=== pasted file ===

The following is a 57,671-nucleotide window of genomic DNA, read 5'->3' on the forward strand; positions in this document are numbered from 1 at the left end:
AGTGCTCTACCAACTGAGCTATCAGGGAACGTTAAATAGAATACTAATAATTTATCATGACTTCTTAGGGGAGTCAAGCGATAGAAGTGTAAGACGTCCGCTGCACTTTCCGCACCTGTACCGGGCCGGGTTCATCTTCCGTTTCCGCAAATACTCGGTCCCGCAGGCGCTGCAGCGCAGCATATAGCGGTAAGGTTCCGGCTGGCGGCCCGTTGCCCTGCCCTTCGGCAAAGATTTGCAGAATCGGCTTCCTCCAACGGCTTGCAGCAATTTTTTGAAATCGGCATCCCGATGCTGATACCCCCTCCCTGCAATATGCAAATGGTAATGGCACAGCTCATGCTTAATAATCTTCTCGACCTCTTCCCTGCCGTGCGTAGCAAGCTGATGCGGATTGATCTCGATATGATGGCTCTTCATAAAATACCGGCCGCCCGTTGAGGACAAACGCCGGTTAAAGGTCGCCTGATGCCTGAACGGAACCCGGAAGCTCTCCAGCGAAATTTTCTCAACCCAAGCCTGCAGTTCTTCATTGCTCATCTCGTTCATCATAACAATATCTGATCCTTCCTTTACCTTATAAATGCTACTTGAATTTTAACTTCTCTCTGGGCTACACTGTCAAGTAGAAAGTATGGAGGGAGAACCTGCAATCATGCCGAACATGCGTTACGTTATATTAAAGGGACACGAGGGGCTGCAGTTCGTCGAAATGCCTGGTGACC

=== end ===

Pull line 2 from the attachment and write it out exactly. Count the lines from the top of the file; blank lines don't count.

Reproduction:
AGTGCTCTACCAACTGAGCTATCAGGGAACGTTAAATAGAATACTAATAATTTATCATGACTTCTTAGGGGAGTCAAGCGATAGAAGTGTAAGACGTCCGCTGCACTTTCCGCACCTGTACCGGGCCGGGTTCATCTTCCGTTTCCGCAAATACTCGGTCCCGCAGGCGCTGCAGCGCAGCATATAGCGGTAAGGTTCCGGCTGGCGGCCCGTTGCCCTGCCCTTCGGCAAAGATTTGCAGAATCGGCTTCCTCCAACGGCTTGCAGCAATTTTTTGAAATCGGCATCCCGATGCTGATACCCCCTCCCTGCAATATGCAAATGGTAATGGCACAGCTCATGCTTAATAATCTTCTCGACCTCTTCCCTGCCGTGCGTAGCAAGCTGATGCGGATTGATCTCGATATGATGGCTCTTCATAAAATACCGGCCGCCCGTTGAGGACAAACGCCGGTTAAAGGTCGCCTGATGCCTGAACGGAACCCGGAAGCTCTCCAGCGAAATTTTCTCAACCCAAGCCTGCAGTTCTTCATTGCTCATCTCGTTCATCATAACAATATCTGATCCTTCCTTTACCTTATAAATGCTACTTGAATTTTAACTTCTCTCTGGGCTACACTGTCAAGTAGAAAGTATGGAGGGAGAACCTGCAATCATGCCGAACATGCGTTACGTTATATTAAAGGGACACGAGGGGCTGCAGTTCGTCGAAATGCCTGGTGACC